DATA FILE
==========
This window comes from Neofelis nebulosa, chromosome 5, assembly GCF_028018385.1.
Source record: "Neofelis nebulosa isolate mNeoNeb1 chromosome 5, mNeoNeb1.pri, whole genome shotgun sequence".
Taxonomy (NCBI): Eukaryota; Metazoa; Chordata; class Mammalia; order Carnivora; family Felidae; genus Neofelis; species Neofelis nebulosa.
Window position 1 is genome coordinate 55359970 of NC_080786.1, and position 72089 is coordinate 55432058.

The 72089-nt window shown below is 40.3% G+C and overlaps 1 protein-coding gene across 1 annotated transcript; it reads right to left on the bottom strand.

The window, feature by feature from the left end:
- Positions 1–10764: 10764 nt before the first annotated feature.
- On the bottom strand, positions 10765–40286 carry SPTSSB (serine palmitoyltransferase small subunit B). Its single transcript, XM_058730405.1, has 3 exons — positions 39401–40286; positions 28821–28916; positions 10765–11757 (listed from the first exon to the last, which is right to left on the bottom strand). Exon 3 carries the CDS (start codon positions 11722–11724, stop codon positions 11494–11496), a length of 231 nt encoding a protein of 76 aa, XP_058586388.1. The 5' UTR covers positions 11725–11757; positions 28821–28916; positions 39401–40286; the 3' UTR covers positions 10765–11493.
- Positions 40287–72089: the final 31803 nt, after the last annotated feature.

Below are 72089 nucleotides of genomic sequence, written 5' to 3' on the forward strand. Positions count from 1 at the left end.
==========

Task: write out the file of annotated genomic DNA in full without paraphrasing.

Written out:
This window comes from Neofelis nebulosa, chromosome 5, assembly GCF_028018385.1.
Source record: "Neofelis nebulosa isolate mNeoNeb1 chromosome 5, mNeoNeb1.pri, whole genome shotgun sequence".
Taxonomy (NCBI): Eukaryota; Metazoa; Chordata; class Mammalia; order Carnivora; family Felidae; genus Neofelis; species Neofelis nebulosa.
Window position 1 is genome coordinate 55359970 of NC_080786.1, and position 72089 is coordinate 55432058.

The 72089-nt window shown below is 40.3% G+C and overlaps 1 protein-coding gene across 1 annotated transcript; it reads right to left on the bottom strand.

The window, feature by feature from the left end:
- Positions 1–10764: 10764 nt before the first annotated feature.
- On the bottom strand, positions 10765–40286 carry SPTSSB (serine palmitoyltransferase small subunit B). Its single transcript, XM_058730405.1, has 3 exons — positions 39401–40286; positions 28821–28916; positions 10765–11757 (listed from the first exon to the last, which is right to left on the bottom strand). Exon 3 carries the CDS (start codon positions 11722–11724, stop codon positions 11494–11496), a length of 231 nt encoding a protein of 76 aa, XP_058586388.1. The 5' UTR covers positions 11725–11757; positions 28821–28916; positions 39401–40286; the 3' UTR covers positions 10765–11493.
- Positions 40287–72089: the final 31803 nt, after the last annotated feature.

Below are 72089 nucleotides of genomic sequence, written 5' to 3' on the forward strand. Positions count from 1 at the left end.